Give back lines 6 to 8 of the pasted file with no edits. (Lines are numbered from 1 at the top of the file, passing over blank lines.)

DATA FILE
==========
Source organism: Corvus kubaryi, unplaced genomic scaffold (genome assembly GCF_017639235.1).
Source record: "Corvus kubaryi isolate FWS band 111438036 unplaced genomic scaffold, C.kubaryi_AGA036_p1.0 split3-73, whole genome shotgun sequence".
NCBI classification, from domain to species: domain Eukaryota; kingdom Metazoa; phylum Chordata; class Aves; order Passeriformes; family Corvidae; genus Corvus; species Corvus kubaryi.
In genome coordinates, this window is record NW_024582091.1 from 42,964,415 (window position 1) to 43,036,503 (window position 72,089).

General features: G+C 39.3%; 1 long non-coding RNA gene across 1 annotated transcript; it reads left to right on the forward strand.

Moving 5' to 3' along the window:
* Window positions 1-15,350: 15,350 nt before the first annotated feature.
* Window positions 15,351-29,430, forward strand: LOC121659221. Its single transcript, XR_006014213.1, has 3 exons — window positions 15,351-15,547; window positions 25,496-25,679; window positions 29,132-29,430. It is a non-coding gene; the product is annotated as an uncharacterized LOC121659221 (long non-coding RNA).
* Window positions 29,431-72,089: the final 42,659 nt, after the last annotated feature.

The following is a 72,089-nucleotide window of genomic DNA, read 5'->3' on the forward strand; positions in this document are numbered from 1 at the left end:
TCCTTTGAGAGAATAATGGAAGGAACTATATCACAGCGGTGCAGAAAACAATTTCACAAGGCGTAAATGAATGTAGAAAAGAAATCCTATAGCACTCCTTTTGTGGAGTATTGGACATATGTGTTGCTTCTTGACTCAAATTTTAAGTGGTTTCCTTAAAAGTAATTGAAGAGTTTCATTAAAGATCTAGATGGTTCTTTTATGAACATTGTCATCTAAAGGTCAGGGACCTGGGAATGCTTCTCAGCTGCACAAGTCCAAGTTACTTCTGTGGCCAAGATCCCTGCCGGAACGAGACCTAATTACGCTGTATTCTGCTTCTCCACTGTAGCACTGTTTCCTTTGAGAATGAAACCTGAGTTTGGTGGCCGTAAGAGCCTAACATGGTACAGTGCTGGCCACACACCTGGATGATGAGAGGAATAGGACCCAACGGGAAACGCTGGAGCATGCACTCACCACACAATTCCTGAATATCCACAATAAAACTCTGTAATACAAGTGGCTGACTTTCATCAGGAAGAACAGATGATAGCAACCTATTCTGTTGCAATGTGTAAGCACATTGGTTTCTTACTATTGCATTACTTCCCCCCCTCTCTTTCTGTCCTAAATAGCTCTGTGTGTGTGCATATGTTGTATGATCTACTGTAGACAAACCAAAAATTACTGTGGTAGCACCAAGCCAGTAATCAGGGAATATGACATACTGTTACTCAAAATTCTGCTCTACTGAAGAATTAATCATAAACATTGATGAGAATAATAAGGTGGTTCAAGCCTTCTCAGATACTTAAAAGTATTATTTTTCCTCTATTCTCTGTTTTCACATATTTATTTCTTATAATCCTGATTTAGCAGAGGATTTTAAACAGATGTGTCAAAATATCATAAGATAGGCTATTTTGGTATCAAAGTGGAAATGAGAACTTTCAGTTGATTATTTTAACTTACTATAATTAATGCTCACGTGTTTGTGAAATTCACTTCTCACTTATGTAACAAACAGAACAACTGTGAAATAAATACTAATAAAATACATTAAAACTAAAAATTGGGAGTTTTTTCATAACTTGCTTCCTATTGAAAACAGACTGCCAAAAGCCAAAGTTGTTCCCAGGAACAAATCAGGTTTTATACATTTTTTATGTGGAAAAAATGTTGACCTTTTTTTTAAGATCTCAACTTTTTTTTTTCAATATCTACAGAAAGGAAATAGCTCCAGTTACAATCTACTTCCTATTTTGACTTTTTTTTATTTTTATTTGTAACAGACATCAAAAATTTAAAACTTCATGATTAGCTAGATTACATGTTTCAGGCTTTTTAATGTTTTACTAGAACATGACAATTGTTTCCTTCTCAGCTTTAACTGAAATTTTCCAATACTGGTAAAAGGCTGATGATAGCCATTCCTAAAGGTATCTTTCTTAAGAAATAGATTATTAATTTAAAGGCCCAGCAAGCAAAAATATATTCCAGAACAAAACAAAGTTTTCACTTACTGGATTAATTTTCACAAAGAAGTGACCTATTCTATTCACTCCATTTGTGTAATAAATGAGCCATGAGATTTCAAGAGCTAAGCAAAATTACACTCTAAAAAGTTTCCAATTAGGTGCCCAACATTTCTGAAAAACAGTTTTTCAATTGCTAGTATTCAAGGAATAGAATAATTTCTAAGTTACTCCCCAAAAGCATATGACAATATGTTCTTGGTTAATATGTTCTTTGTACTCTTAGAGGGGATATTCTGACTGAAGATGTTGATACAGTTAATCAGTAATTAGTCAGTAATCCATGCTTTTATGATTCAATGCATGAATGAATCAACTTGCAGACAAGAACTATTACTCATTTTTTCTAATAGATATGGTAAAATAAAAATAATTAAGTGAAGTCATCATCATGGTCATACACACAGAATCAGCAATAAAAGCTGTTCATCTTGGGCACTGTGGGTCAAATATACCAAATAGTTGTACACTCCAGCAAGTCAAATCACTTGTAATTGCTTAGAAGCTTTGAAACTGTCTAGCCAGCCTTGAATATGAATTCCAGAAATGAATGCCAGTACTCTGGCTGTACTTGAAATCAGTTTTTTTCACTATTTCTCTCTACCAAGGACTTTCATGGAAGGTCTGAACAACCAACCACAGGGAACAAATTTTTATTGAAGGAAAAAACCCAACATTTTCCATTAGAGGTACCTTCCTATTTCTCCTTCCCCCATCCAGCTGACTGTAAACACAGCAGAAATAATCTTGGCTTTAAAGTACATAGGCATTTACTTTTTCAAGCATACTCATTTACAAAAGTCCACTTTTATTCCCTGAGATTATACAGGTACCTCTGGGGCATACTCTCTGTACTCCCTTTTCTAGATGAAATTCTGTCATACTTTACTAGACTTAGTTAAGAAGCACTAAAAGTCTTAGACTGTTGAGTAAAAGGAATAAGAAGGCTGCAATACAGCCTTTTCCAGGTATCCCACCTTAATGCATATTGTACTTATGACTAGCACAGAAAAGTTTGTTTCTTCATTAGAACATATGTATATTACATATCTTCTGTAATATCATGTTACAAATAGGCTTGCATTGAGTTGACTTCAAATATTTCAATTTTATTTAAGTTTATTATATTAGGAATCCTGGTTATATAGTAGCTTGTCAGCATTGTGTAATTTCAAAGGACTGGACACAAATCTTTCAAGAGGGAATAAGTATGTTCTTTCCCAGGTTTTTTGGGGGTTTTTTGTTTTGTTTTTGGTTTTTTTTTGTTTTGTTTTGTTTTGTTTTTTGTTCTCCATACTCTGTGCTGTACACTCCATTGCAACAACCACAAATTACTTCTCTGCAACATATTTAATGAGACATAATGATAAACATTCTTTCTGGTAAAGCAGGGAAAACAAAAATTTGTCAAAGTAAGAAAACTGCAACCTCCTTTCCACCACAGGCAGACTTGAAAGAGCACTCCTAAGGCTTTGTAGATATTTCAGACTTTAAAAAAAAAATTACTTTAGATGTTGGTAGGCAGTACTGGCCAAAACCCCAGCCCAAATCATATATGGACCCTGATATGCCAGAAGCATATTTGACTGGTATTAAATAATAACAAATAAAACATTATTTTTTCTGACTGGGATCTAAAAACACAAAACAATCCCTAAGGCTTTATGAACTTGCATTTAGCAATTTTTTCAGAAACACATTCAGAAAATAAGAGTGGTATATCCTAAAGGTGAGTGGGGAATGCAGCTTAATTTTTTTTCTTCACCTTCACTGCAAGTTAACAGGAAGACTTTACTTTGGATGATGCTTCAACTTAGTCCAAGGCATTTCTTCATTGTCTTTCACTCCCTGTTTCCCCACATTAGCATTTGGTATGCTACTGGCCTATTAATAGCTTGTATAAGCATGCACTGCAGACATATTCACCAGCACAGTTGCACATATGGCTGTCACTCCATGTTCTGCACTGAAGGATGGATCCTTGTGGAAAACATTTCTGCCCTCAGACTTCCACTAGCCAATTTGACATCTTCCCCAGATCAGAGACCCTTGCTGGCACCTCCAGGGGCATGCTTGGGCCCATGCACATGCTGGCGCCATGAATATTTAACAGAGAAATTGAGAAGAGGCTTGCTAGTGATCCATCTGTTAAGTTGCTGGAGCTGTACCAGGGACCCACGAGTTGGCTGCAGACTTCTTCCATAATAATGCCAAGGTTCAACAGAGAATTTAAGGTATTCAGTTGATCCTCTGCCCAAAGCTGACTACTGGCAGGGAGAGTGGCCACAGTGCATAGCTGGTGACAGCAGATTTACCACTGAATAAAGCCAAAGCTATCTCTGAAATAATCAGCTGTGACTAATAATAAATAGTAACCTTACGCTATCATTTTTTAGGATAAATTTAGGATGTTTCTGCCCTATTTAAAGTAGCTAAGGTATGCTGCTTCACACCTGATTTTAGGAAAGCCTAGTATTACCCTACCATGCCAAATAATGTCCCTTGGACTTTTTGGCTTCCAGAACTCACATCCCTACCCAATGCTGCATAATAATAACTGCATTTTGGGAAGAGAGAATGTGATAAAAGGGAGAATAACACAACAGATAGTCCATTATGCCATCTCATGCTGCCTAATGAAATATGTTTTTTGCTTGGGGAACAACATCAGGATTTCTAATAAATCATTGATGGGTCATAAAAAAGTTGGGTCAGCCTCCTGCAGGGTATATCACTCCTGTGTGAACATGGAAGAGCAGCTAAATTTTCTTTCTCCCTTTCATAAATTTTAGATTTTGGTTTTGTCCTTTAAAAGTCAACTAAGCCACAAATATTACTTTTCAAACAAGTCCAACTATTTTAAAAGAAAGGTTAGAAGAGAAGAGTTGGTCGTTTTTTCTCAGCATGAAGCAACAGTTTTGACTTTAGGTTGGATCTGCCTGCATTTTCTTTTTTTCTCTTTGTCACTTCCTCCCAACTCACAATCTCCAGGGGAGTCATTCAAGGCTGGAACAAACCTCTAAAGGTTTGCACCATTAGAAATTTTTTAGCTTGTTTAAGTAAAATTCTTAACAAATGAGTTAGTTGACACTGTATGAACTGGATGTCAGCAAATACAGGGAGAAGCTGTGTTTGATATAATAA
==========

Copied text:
Moving 5' to 3' along the window:
* Window positions 1-15,350: 15,350 nt before the first annotated feature.
* Window positions 15,351-29,430, forward strand: LOC121659221. Its single transcript, XR_006014213.1, has 3 exons — window positions 15,351-15,547; window positions 25,496-25,679; window positions 29,132-29,430. It is a non-coding gene; the product is annotated as an uncharacterized LOC121659221 (long non-coding RNA).